Now that my family has seen it, I can finally discuss Wardrobe in slightly more detail. Perhaps not much more detail, since I don't know how much of the detail with which I could discuss it is blogworthy. What is blogworthy, I think, is my favorite part of the film: the way people react to the Pevensies. It starts with Mrs. Beaver, who sees four children from Finchley and reacts like she's seen four nobles from Camelot. It moves to the fox, who treats them like royalty without a second thought. And then to Father Christmas, whom the children ought to be in awe of but who is in awe of them. And then Aslan's army, and finally Oreius - when Peter asks him, "Are you with me?" he says, "To the death" in a tone of voice that says of course I am. Where else would I be?
There is more going on here then Narnians believing in a prophecy or believing in what these kids can do. This is Narnians seeing who these kids are. When Edmund says, "Aslan believed you could - and so do I," he isn't saying, "Aslan and I think the odds are good you can pull this off." He's saying, "Aslan knows who you are better than you know yourself, and I'm starting to see as he does." My favorite scene in this movie is when the children are walking through Aslan's camp, past fauns and centaurs and leopards and all manner of warlike creatures, and as they pass the army hushes and looks at them. "Why are they all staring at us?" Susan asks. Not because they think the children look funny. Not because their future monarchs are passing. Because their monarchs are passing.
This theme of seeing people as they really are - seeing with the Father's eyes, to use Amy Grant's phrase - is for me one of the most inspiring parts of Christendom. It is a theme that Lewis clearly found inspiring as well (and I am not thinking of the Chronicles now, but his nonfiction works). It is true, as the Duelist said, that Peter looks ridiculous for virtually the entire movie. He's supposed to. Not only are we being shown that he, like us, is more than he has become (to use Mufasa's phrase). We are being invited to see Peter, and all the children, with different eyes. We too look ridiculous - but if you or I met Alaen Kerona or Kekrones Mikhail or any of the other warlike asil and asked them, "Are you with me?" they would respond with the same puzzled look as Oreius did - "To the death." (I don't know if angels can die, but asil can. You get the metaphor).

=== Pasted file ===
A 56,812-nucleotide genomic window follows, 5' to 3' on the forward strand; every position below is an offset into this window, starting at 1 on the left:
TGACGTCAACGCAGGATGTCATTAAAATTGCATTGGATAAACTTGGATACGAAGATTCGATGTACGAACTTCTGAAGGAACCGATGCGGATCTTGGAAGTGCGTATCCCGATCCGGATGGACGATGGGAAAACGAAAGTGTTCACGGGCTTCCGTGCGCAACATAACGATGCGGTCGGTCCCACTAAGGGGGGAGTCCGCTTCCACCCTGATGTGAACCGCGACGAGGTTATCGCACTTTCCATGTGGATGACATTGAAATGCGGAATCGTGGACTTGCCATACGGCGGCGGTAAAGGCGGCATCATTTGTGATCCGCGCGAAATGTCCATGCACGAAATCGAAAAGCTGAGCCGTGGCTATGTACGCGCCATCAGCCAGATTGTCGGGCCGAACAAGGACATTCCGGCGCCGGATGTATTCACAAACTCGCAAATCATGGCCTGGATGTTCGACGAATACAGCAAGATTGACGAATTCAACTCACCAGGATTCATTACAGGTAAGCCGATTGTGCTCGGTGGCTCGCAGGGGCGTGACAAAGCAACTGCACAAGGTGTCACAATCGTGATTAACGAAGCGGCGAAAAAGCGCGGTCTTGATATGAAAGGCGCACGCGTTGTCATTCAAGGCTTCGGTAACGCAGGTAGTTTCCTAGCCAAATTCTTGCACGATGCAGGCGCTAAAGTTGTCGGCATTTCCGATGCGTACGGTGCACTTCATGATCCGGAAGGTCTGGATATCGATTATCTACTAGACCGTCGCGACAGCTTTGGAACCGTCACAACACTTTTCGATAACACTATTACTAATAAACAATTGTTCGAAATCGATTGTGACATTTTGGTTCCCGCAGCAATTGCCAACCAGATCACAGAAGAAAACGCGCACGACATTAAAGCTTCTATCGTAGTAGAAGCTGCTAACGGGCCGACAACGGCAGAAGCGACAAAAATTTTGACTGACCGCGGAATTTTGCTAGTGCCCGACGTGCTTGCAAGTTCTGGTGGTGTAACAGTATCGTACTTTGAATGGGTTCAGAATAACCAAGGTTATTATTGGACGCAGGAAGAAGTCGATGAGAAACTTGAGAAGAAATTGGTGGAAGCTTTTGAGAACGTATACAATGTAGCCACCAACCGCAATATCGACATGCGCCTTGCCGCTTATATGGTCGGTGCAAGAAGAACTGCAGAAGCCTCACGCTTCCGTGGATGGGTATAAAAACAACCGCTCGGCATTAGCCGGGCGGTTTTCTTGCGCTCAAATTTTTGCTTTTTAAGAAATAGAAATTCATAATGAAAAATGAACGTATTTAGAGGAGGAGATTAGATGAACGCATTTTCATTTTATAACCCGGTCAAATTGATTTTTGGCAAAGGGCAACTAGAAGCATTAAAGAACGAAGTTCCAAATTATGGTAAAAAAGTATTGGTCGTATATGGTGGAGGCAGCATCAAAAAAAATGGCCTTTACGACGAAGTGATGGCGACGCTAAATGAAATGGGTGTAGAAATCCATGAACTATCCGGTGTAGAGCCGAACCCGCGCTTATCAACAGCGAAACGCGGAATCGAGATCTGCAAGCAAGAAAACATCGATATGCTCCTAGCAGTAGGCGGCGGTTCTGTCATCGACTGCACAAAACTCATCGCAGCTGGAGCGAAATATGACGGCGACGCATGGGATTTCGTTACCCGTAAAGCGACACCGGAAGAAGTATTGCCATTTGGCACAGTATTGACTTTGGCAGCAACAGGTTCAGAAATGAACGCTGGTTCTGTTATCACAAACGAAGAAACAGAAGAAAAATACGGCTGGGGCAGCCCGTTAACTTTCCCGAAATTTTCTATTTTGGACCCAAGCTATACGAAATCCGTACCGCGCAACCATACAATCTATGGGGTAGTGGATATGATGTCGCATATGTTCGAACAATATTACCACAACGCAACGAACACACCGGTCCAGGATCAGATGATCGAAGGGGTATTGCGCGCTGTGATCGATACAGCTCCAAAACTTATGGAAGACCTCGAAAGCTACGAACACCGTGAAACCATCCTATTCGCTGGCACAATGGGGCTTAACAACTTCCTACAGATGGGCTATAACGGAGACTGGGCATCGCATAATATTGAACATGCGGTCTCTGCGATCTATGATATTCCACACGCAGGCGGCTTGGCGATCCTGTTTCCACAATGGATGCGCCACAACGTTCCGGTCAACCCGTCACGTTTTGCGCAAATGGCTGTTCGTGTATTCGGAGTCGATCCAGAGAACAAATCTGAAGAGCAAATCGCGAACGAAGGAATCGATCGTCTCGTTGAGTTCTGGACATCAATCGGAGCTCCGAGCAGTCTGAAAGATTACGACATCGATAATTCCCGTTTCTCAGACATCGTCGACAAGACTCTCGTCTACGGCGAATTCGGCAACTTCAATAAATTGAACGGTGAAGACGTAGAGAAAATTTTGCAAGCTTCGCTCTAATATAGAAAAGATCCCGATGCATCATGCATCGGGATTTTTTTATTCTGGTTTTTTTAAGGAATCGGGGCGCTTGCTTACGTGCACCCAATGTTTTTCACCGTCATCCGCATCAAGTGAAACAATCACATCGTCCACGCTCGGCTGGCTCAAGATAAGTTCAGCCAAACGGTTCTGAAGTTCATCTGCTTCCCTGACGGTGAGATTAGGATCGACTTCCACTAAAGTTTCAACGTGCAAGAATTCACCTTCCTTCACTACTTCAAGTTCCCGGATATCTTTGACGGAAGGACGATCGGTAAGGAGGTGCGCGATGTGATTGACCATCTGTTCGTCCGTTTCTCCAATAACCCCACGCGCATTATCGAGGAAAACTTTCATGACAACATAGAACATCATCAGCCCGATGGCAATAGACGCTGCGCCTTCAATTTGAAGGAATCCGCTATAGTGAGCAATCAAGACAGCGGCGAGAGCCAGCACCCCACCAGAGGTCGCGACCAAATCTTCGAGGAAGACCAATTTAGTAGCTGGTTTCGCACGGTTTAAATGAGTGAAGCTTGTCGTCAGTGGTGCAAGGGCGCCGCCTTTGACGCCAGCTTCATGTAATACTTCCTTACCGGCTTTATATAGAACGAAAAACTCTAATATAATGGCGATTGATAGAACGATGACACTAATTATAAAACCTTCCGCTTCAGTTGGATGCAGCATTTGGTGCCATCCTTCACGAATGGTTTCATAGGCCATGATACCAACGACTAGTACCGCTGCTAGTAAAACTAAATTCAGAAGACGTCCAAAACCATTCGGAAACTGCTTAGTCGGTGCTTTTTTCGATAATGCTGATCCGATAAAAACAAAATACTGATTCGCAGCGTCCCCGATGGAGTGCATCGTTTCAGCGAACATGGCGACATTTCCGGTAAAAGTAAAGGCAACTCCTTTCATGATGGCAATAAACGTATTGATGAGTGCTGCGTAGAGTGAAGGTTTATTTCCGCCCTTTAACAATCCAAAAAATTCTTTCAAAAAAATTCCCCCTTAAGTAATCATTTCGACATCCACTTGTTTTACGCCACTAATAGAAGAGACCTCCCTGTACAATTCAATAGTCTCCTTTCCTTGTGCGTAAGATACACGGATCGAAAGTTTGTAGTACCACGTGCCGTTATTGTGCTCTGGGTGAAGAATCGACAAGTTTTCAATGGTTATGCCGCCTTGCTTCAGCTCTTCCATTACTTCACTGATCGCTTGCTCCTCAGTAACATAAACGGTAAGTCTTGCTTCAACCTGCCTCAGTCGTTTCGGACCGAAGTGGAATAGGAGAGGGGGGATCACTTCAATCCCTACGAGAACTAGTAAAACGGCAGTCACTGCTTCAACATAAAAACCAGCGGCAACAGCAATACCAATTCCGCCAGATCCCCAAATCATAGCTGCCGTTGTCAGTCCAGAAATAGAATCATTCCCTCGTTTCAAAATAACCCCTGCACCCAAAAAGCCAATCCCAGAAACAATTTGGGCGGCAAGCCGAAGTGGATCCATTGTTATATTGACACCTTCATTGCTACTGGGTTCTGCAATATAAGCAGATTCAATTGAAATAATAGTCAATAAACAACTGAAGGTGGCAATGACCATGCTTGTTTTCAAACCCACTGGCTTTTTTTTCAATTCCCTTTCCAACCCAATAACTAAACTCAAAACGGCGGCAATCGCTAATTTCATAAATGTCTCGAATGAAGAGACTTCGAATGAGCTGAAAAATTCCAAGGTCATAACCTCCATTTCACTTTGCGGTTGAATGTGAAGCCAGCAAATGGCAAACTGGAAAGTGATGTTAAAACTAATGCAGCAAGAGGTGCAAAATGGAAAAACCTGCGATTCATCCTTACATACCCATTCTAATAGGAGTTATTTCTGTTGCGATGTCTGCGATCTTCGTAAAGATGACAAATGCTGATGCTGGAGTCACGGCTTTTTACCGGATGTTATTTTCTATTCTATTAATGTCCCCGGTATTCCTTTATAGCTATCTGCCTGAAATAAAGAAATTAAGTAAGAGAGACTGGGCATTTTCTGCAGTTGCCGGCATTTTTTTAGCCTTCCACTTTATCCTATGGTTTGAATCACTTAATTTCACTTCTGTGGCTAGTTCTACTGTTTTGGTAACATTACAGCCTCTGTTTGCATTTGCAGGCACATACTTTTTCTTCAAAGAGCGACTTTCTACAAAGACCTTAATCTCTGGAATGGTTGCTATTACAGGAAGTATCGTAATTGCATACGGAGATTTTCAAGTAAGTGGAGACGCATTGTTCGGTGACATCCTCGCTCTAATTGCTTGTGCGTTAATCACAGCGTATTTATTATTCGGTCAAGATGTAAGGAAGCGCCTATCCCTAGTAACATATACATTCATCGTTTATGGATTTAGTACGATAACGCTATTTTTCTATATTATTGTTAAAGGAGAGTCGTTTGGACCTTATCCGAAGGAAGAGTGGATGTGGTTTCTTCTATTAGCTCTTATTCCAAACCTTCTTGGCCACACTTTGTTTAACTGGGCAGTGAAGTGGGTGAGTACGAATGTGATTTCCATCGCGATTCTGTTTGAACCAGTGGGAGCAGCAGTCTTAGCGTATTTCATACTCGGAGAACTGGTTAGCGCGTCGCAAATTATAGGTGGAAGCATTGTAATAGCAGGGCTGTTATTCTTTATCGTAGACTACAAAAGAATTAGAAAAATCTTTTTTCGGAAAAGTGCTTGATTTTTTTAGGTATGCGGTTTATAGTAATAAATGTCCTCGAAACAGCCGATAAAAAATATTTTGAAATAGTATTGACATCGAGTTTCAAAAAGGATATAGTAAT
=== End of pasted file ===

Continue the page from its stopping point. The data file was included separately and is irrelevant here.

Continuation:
Following that, a few brief updates about New Year's. The New Year's Eve Ball was enjoyable, although not quite what I was expecting. I got a several good dances out of it, though, and a nifty new vest (too bad Serenity came out before I got the vest - oh well). Unexpected pleasure of the evening: dancing with White Jade, who apparently now lives in Tennessee studying to be a vetrinarian (that explains why I haven't seen her around).
It was good to see Esther Selene again - not just fun (which it was), but good. Even if I didn't get to dance with her. That's okay, though, because I got to worship with her instead. That always was my favorite activity to do with her, even more than dancing.
The highlight of New Year's, though, was seeing Peter Pan all by myself in my new favorite movie-viewing location. Peter Pan (the 2003 version, now) probably goes up on my video shelf along with Pirates of the Caribbean, Disney's Beauty and the Beast, and Moulin Rouge in the Romantic and Inspiring Movies category. There's so much in that film about growing up and manhood and love and romance, it just thrills me (and makes me cry - I was crying for a third to half of the movie). There are many good lines from that movie, but here is one that I had not noticed before. Wendy is speaking to Hook about why Peter brought her to Neverland:
Wendy: He liked my stories.
Hook: What stories?
Wendy: Cinderella, Snow White, Sleeping Beauty.
Hook: (confused) Love stories?
Wendy: Adventures! In which good triumphs over evil!
Tell it like it is, Wendy. Tell it like it is.